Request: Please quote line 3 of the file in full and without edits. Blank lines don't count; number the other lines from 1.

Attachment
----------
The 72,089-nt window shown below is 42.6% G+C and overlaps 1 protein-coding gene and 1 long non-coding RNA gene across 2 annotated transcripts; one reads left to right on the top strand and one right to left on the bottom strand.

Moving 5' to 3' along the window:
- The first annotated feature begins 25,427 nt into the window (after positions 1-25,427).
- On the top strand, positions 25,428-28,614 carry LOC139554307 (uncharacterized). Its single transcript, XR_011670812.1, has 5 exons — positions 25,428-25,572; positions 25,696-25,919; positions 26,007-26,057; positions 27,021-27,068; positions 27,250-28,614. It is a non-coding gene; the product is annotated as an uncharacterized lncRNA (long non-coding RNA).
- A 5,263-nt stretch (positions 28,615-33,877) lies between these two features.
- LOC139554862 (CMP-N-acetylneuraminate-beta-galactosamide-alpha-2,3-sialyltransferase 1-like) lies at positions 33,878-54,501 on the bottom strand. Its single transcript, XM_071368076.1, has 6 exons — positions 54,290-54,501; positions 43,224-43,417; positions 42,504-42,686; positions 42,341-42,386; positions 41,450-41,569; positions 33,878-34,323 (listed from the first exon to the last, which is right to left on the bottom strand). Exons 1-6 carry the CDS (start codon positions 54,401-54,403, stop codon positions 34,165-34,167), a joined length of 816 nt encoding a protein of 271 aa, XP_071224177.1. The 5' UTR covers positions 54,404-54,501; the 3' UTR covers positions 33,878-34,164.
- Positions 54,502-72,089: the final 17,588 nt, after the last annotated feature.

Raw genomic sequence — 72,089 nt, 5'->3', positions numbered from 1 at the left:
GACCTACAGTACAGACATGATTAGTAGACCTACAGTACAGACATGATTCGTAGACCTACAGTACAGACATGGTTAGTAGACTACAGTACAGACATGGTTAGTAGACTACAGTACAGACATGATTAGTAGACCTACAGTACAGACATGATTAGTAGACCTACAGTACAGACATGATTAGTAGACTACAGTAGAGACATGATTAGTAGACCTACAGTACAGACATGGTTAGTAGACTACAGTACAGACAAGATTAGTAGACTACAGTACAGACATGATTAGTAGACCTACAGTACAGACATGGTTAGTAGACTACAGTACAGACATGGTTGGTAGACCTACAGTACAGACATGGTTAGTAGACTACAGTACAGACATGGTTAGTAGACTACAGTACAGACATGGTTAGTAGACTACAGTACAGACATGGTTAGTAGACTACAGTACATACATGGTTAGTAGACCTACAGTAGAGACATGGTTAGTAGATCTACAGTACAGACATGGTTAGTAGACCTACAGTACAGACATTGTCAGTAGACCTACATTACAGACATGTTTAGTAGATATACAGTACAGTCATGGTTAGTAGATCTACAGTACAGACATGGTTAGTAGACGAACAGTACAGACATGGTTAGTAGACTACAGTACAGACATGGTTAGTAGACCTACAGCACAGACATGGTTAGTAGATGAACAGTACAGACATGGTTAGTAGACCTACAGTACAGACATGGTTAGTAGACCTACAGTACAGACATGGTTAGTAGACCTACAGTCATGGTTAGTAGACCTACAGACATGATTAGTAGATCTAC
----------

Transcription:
- The first annotated feature begins 25,427 nt into the window (after positions 1-25,427).